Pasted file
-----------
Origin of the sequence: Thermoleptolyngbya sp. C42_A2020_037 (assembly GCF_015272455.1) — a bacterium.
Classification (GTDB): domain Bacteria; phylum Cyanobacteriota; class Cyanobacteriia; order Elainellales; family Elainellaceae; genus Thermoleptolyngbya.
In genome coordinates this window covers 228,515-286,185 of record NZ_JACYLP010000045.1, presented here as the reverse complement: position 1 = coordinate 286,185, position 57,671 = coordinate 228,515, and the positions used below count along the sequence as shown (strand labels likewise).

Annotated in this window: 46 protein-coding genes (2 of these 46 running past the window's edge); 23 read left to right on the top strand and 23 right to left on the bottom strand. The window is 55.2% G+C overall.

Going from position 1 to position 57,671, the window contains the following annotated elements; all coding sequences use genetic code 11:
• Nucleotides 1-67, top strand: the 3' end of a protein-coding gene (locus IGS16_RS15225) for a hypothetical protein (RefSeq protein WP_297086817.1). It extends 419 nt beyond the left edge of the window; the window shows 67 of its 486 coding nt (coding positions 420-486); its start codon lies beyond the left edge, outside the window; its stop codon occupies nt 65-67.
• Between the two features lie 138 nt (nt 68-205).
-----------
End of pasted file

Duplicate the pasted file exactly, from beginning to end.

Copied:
Origin of the sequence: Thermoleptolyngbya sp. C42_A2020_037 (assembly GCF_015272455.1) — a bacterium.
Classification (GTDB): domain Bacteria; phylum Cyanobacteriota; class Cyanobacteriia; order Elainellales; family Elainellaceae; genus Thermoleptolyngbya.
In genome coordinates this window covers 228,515-286,185 of record NZ_JACYLP010000045.1, presented here as the reverse complement: position 1 = coordinate 286,185, position 57,671 = coordinate 228,515, and the positions used below count along the sequence as shown (strand labels likewise).

Annotated in this window: 46 protein-coding genes (2 of these 46 running past the window's edge); 23 read left to right on the top strand and 23 right to left on the bottom strand. The window is 55.2% G+C overall.

Going from position 1 to position 57,671, the window contains the following annotated elements; all coding sequences use genetic code 11:
• Nucleotides 1-67, top strand: the 3' end of a protein-coding gene (locus IGS16_RS15225) for a hypothetical protein (RefSeq protein WP_297086817.1). It extends 419 nt beyond the left edge of the window; the window shows 67 of its 486 coding nt (coding positions 420-486); its start codon lies beyond the left edge, outside the window; its stop codon occupies nt 65-67.
• Between the two features lie 138 nt (nt 68-205).